A recent decision by the U.S. Court of Appeals for the Third Circuit demonstrates once again the importance of divorcing your first spouse before you marry your second. Upholding a lower court decision, the appeals court rejected a purported widow’s claim for surviving spouse benefits under the NFL Player Retirement Plan because her husband was still legally married to his first wife at the time of his death.
Thomas Sullivan played in the National Football League from 1972 to 1978. In 1979, he married Lavona Hill. Although the couple separated sometime in the 1980s, they were never divorced. Nevertheless, Sullivan married again in 1986, and he and his second wife, Barbara, lived together as husband and wife until Sullivan died in 2002. Barbara filed for benefits under the NFL’s retirement plan as Sullivan’s surviving spouse, and the plan began to pay benefits to her in 2002. Four years later, Sullivan’s first wife also requested surviving spouse benefits, eventually filing suit against the plan.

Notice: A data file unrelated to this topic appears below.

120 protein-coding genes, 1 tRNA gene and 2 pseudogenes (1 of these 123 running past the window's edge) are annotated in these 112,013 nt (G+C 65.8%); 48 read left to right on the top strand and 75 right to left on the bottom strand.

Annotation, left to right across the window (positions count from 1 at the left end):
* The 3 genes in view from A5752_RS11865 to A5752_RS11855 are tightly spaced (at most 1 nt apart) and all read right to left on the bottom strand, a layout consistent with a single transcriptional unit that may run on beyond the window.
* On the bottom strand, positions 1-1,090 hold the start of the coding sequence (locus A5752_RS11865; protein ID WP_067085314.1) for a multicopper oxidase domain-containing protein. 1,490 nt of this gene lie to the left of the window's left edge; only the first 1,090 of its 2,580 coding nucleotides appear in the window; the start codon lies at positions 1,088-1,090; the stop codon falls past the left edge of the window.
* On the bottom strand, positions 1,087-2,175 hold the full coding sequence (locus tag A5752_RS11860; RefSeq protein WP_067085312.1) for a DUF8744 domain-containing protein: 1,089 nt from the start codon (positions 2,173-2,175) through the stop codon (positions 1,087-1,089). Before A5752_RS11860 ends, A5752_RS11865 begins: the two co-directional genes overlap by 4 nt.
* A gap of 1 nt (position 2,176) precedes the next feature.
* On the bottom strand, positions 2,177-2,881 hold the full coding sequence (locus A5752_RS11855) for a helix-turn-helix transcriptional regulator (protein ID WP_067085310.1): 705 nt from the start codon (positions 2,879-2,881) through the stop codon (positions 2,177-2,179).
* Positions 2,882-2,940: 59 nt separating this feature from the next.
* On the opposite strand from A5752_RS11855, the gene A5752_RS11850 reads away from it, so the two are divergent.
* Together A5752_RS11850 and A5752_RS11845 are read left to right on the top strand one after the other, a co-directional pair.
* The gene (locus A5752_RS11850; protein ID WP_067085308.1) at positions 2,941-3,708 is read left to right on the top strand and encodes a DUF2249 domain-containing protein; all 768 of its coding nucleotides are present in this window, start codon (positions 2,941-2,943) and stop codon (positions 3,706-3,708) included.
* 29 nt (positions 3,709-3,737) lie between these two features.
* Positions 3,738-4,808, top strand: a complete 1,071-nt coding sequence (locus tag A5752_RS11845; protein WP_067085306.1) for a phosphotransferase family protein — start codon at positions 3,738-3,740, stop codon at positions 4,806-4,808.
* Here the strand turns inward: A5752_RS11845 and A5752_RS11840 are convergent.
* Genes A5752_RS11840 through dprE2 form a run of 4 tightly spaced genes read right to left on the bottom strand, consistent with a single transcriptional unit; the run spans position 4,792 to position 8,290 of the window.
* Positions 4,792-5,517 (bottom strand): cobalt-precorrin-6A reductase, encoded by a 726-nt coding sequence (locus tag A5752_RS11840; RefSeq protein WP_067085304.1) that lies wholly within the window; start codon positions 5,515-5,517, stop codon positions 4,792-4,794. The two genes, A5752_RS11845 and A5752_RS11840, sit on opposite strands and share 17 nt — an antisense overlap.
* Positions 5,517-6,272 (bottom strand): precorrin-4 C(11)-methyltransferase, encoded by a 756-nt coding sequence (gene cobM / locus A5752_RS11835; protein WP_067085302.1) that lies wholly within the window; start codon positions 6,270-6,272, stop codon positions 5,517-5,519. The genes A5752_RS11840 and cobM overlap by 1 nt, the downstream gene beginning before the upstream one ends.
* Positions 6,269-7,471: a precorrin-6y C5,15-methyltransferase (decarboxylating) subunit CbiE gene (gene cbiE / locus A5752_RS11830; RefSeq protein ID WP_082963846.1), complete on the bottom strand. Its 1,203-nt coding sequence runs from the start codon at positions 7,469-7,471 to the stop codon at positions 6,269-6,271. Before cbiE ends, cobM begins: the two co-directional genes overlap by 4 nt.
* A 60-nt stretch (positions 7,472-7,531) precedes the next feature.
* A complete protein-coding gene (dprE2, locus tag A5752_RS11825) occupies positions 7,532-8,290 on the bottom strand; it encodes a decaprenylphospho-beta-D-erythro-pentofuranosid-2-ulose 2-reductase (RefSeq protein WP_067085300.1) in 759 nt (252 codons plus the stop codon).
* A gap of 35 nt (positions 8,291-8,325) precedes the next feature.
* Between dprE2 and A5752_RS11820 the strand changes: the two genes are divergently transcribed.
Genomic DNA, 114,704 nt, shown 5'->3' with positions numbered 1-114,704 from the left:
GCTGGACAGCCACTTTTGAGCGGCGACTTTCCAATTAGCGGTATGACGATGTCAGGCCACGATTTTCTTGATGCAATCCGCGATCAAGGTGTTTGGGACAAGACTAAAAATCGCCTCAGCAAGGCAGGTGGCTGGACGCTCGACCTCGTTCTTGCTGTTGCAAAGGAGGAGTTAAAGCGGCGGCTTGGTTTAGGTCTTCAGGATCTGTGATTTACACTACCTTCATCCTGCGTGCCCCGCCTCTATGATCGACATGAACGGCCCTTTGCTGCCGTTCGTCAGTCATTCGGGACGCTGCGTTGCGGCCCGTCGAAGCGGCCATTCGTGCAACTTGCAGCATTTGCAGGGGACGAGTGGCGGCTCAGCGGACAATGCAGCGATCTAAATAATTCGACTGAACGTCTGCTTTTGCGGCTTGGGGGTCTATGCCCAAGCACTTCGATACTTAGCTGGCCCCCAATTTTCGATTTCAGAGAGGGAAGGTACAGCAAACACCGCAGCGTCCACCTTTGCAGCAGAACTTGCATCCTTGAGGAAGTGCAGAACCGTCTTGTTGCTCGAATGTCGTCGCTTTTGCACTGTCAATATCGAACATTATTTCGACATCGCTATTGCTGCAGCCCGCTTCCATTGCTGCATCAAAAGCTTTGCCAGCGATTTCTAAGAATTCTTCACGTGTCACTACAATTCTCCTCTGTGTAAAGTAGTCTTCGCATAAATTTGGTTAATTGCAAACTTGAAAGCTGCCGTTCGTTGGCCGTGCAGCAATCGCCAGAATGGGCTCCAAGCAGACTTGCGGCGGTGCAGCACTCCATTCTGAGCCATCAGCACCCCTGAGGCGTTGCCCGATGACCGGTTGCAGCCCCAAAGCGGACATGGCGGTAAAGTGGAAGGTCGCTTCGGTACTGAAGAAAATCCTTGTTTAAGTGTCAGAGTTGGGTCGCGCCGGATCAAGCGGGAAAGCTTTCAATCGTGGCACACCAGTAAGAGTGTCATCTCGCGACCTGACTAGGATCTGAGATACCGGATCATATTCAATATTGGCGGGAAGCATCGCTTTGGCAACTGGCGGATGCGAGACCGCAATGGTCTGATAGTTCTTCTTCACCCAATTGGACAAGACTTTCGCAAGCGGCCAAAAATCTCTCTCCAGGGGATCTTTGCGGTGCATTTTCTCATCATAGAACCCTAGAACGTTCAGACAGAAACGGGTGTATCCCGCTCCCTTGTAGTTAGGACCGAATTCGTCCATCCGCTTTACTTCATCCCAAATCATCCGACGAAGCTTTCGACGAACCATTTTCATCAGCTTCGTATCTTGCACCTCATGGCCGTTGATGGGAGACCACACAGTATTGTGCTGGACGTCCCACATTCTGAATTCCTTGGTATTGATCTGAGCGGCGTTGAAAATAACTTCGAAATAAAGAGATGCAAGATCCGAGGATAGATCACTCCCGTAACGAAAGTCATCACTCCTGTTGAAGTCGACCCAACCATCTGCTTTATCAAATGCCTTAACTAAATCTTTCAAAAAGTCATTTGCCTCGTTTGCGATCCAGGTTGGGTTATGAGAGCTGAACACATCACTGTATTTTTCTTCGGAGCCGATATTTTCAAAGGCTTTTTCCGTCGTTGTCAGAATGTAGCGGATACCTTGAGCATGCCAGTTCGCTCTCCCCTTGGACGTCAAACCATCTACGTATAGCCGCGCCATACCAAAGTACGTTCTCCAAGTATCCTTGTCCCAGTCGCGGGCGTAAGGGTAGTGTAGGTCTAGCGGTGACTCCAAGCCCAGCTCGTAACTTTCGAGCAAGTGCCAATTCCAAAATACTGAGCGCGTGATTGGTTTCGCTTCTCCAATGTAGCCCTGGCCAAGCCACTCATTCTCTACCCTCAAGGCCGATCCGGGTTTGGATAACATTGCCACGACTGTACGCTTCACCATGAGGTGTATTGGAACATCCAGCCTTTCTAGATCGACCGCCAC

Finding Sullivan’s second marriage void under South Carolina law, the district court held that his first wife was entitled to the benefits. Barbara appealed the decision, arguing that her marriage to Sullivan was valid under an exception to South Carolina bigamy law. South Carolina law provides that a second marriage is void if one of the spouses has a living prior husband or wife, unless the prior husband or wife is absent for at least five years and the spouse did not know whether he or she was still living during that time. Despite Barbara’s argument that Sullivan and his wife separated more than five years before she met Sullivan, the appeals court agreed with the lower court that the second marriage did not meet the exception to South Carolina’s prohibition on bigamy. Under the bigamy law, a presumption of death may arise after five years, but only if evidence is introduced that “diligent search and inquiry have been made.” In addition to questions about the last date of contact between the two, no evidence was introduced that Sullivan searched or inquired as to his first wife’s whereabouts. As a result, Barbara’s marriage was found to be void under South Carolina law. Finally, Barbara’s alternative argument that her rights were protected under the “putative spouse doctrine” was precluded by the South Carolina Supreme Court’s rejection of the doctrine. Acknowledging “the obvious equities in favor of Barbara as the apparent wife” for the last 16 years of Sullivan’s life, the court nevertheless upheld the first wife’s entitlement to surviving spouse benefits as the legal surviving spouse under South Carolina law. Hill v. Bert Bell/Pete Rozelle NFL Player Ret. Plan (3d. Cir. 2013)